Gut helminths are the worms that live in the gut. While it should be no surprise that they infect many animals, they actually infect approximately 1 billion humans as well, mostly from traditional societies. Their role and criticality to the microbiome has been an ongoing topic of research, and as we have written about before, there is research to show helminths can be both beneficial and harmful to humans. A study published last week in Science shines a new light on this subject, showing helminths may be bad for individuals, but good for communities.
The study focused on wild Africa buffalo from Kruger National Park in South Africa. Helminths naturally affect almost all of the wild buffalo, so the scientists gave some of them anti-helminth medication. The scientists then measured how these buffalo survived bovine tuberculosis, a bacterial infection. As it turns out, all buffalo, treated and untreated, were at equal risk for becoming infected with the tuberculosis. However, the treated buffalo with no helminths had a 9 times higher survival rate from the disease. The scientists believe that the immune system of these buffalo can exert all its resources to combat the bacteria, rather than having to deal with both the helminths and the tuberculosis at the same time. Interestingly though, because all buffalo were at equal risk for infection, those buffalo that survived due to lack of helminths became efficient carriers of the disease. Therefore the tuberculosis could spread to many more buffalo in the community, and a lack of helminths could usher in a buffalo tuberculosis outbreak.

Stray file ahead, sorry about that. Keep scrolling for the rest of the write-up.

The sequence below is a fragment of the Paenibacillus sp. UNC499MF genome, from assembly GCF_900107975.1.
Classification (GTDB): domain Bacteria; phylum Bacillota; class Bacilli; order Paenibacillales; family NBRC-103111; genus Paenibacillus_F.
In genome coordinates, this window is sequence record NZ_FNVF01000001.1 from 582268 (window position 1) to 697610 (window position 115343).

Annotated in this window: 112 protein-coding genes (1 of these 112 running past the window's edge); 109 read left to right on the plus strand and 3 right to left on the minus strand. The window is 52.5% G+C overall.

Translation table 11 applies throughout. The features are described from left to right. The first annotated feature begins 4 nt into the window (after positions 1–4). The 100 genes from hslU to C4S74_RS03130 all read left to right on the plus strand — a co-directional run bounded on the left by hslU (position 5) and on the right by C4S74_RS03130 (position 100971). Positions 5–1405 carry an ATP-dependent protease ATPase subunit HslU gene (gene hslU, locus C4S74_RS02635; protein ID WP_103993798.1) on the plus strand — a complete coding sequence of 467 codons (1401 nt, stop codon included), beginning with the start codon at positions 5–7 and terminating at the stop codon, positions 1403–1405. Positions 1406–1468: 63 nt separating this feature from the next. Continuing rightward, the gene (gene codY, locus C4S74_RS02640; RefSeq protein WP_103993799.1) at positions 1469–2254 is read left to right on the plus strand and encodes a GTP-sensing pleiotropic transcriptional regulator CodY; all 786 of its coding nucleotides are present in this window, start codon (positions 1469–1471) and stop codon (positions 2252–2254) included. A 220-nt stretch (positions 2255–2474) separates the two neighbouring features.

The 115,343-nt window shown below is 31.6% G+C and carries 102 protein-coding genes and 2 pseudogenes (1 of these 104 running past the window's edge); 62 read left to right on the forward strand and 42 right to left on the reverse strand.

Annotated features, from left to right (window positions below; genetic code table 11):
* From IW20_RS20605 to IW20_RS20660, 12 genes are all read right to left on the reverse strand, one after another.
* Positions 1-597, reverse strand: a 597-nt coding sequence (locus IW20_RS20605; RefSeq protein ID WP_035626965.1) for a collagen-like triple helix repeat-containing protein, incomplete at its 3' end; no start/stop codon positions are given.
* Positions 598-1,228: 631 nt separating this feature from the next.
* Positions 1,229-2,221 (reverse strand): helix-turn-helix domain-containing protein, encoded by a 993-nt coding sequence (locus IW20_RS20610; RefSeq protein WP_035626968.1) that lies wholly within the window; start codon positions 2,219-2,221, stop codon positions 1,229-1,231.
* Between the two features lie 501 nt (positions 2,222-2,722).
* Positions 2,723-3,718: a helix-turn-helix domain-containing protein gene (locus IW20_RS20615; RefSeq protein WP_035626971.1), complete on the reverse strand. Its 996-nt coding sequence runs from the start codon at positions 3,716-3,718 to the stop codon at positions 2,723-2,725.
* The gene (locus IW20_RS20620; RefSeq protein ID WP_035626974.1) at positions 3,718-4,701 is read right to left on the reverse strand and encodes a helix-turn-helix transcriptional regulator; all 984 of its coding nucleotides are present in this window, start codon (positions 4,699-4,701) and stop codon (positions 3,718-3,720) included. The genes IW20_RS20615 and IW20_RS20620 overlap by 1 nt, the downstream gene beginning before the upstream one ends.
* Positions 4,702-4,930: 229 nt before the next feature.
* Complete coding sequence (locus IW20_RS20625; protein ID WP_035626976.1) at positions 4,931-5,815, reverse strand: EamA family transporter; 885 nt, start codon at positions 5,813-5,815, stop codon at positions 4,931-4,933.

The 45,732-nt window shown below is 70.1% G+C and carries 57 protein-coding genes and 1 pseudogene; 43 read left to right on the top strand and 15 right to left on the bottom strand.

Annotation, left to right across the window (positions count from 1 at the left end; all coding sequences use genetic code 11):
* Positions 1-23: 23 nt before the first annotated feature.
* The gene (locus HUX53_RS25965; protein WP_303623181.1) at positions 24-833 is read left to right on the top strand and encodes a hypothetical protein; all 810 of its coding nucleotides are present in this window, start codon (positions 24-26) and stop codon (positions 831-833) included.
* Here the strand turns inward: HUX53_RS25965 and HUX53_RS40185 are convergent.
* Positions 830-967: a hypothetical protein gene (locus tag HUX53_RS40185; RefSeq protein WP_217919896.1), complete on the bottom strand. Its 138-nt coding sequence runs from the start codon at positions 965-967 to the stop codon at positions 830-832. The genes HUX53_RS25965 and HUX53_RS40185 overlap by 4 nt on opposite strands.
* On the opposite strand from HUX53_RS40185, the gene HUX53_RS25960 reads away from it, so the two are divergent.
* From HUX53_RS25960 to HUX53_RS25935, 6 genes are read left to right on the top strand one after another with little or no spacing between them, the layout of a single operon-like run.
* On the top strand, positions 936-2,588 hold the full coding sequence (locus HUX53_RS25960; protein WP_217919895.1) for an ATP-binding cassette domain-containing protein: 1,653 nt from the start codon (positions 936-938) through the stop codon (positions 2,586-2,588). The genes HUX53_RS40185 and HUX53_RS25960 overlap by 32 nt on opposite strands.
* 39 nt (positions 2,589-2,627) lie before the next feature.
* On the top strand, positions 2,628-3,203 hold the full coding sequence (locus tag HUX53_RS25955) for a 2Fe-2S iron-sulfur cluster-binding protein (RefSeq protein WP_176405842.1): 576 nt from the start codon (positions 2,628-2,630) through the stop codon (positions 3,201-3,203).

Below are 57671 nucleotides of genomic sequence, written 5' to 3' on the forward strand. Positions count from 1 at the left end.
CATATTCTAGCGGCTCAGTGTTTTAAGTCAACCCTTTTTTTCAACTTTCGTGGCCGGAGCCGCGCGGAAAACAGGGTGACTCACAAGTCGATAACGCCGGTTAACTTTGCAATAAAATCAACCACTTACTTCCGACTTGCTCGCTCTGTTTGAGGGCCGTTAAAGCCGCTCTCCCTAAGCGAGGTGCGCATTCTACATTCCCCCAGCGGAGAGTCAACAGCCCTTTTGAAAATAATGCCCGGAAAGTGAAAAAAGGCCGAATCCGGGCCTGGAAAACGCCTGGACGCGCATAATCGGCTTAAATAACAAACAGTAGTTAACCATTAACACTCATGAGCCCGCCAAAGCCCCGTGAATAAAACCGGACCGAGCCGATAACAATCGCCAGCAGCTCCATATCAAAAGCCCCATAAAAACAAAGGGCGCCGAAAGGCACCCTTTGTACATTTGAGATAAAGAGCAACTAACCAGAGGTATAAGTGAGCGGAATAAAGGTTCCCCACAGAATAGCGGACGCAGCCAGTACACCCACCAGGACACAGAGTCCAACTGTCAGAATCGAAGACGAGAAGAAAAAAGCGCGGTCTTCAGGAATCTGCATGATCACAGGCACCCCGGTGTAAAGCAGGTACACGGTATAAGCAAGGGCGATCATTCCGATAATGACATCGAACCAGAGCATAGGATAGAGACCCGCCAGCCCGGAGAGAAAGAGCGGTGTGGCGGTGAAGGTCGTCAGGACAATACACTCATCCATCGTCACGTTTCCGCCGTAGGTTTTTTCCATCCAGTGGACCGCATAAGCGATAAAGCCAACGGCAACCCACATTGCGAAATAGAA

I think the most important aspect of the paper as it relates to humans is that individual survival rates were much better in buffalo treated with anti-helminth drugs, so humans considering helminth therapy should keep this in mind. The immune system has limited resources, and in buffalo it seems that helminth – bacterial co-infections increase morbidity. Once again, though, research shows helminths to be a sort of double edged sword. While individual buffalo may be better off without the worms, the overall population prospers with the worms.